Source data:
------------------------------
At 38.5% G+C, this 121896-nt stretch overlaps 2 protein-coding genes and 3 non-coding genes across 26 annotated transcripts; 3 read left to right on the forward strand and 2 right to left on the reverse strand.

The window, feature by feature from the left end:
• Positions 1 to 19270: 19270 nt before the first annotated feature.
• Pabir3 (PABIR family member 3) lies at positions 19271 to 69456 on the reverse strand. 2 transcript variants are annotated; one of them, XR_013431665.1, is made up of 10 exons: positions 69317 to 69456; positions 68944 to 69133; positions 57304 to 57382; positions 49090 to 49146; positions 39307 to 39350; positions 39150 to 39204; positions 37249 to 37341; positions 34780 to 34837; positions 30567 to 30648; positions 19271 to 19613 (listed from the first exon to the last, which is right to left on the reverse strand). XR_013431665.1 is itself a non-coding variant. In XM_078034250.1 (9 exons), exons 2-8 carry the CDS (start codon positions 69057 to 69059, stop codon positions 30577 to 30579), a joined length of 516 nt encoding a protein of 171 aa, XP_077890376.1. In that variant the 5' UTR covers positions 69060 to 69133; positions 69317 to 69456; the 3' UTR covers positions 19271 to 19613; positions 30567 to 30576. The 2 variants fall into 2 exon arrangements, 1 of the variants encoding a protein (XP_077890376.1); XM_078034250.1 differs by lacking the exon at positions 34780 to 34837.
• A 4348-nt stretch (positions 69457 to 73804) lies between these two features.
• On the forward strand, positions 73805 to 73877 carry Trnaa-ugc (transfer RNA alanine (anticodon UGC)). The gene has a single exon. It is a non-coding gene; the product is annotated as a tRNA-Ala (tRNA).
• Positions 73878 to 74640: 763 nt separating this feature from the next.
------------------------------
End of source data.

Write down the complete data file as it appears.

At 38.5% G+C, this 121896-nt stretch overlaps 2 protein-coding genes and 3 non-coding genes across 26 annotated transcripts; 3 read left to right on the forward strand and 2 right to left on the reverse strand.

The window, feature by feature from the left end:
• Positions 1 to 19270: 19270 nt before the first annotated feature.
• Pabir3 (PABIR family member 3) lies at positions 19271 to 69456 on the reverse strand. 2 transcript variants are annotated; one of them, XR_013431665.1, is made up of 10 exons: positions 69317 to 69456; positions 68944 to 69133; positions 57304 to 57382; positions 49090 to 49146; positions 39307 to 39350; positions 39150 to 39204; positions 37249 to 37341; positions 34780 to 34837; positions 30567 to 30648; positions 19271 to 19613 (listed from the first exon to the last, which is right to left on the reverse strand). XR_013431665.1 is itself a non-coding variant. In XM_078034250.1 (9 exons), exons 2-8 carry the CDS (start codon positions 69057 to 69059, stop codon positions 30577 to 30579), a joined length of 516 nt encoding a protein of 171 aa, XP_077890376.1. In that variant the 5' UTR covers positions 69060 to 69133; positions 69317 to 69456; the 3' UTR covers positions 19271 to 19613; positions 30567 to 30576. The 2 variants fall into 2 exon arrangements, 1 of the variants encoding a protein (XP_077890376.1); XM_078034250.1 differs by lacking the exon at positions 34780 to 34837.
• A 4348-nt stretch (positions 69457 to 73804) lies between these two features.
• On the forward strand, positions 73805 to 73877 carry Trnaa-ugc (transfer RNA alanine (anticodon UGC)). The gene has a single exon. It is a non-coding gene; the product is annotated as a tRNA-Ala (tRNA).
• Positions 73878 to 74640: 763 nt separating this feature from the next.